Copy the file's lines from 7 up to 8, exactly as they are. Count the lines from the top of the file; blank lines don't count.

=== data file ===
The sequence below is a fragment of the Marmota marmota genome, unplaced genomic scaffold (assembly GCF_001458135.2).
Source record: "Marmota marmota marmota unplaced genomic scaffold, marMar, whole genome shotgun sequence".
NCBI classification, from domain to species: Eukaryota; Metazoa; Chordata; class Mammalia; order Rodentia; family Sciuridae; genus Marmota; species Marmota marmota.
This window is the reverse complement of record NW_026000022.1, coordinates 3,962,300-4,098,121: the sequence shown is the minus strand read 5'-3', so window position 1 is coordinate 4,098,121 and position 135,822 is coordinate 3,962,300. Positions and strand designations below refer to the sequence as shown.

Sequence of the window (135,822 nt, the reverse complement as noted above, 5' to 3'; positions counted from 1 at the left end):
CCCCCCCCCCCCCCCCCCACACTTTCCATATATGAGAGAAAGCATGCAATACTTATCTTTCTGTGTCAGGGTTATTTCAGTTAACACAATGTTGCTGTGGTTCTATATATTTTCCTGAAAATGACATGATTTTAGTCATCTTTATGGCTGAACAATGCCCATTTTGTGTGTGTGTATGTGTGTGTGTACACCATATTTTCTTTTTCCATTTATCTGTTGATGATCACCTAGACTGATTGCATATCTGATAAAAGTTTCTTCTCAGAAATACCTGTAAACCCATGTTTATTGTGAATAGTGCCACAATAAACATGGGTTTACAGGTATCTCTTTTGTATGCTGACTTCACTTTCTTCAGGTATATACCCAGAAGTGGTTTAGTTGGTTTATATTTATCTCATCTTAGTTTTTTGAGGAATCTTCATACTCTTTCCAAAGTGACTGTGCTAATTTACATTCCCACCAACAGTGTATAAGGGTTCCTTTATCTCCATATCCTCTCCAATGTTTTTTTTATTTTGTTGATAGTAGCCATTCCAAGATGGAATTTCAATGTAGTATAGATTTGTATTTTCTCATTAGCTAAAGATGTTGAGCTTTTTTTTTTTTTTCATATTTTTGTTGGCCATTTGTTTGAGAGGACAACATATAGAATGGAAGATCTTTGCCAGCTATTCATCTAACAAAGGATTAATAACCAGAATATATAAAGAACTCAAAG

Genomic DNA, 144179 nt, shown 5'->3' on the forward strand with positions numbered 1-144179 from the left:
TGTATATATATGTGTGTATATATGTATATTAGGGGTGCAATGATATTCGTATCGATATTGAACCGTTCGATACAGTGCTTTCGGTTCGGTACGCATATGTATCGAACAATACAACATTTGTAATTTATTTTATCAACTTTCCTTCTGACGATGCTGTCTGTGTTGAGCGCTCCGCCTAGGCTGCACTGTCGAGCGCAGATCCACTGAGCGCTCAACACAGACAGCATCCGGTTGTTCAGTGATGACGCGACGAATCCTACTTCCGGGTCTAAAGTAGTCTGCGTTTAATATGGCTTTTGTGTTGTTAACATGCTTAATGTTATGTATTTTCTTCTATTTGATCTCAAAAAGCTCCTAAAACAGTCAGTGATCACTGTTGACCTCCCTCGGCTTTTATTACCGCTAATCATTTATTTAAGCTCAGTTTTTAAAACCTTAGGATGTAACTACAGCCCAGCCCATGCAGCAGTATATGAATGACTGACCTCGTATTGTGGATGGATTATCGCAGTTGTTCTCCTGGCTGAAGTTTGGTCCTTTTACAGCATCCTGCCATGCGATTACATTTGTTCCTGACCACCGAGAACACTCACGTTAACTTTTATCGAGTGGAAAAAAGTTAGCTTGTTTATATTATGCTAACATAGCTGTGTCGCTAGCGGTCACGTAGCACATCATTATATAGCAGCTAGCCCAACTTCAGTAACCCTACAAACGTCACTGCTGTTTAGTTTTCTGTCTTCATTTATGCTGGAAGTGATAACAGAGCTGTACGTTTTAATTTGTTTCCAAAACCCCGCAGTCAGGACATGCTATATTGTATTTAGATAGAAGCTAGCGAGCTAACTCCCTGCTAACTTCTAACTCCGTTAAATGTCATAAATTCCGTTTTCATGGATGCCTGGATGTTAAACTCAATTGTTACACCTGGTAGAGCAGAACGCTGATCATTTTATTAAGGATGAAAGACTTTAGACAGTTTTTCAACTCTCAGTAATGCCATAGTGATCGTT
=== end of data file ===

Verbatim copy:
Genomic DNA, 144179 nt, shown 5'->3' on the forward strand with positions numbered 1-144179 from the left:
TGTATATATATGTGTGTATATATGTATATTAGGGGTGCAATGATATTCGTATCGATATTGAACCGTTCGATACAGTGCTTTCGGTTCGGTACGCATATGTATCGAACAATACAACATTTGTAATTTATTTTATCAACTTTCCTTCTGACGATGCTGTCTGTGTTGAGCGCTCCGCCTAGGCTGCACTGTCGAGCGCAGATCCACTGAGCGCTCAACACAGACAGCATCCGGTTGTTCAGTGATGACGCGACGAATCCTACTTCCGGGTCTAAAGTAGTCTGCGTTTAATATGGCTTTTGTGTTGTTAACATGCTTAATGTTATGTATTTTCTTCTATTTGATCTCAAAAAGCTCCTAAAACAGTCAGTGATCACTGTTGACCTCCCTCGGCTTTTATTACCGCTAATCATTTATTTAAGCTCAGTTTTTAAAACCTTAGGATGTAACTACAGCCCAGCCCATGCAGCAGTATATGAATGACTGACCTCGTATTGTGGATGGATTATCGCAGTTGTTCTCCTGGCTGAAGTTTGGTCCTTTTACAGCATCCTGCCATGCGATTACATTTGTTCCTGACCACCGAGAACACTCACGTTAACTTTTATCGAGTGGAAAAAAGTTAGCTTGTTTATATTATGCTAACATAGCTGTGTCGCTAGCGGTCACGTAGCACATCATTATATAGCAGCTAGCCCAACTTCAGTAACCCTACAAACGTCACTGCTGTTTAGTTTTCTGTCTTCATTTATGCTGGAAGTGATAACAGAGCTGTACGTTTTAATTTGTTTCCAAAACCCCGCAGTCAGGACATGCTATATTGTATTTAGATAGAAGCTAGCGAGCTAACTCCCTGCTAACTTCTAACTCCGTTAAATGTCATAAATTCCGTTTTCATGGATGCCTGGATGTTAAACTCAATTGTTACACCTGGTAGAGCAGAACGCTGATCATTTTATTAAGGATGAAAGACTTTAGACAGTTTTTCAACTCTCAGTAATGCCATAGTGATCGTT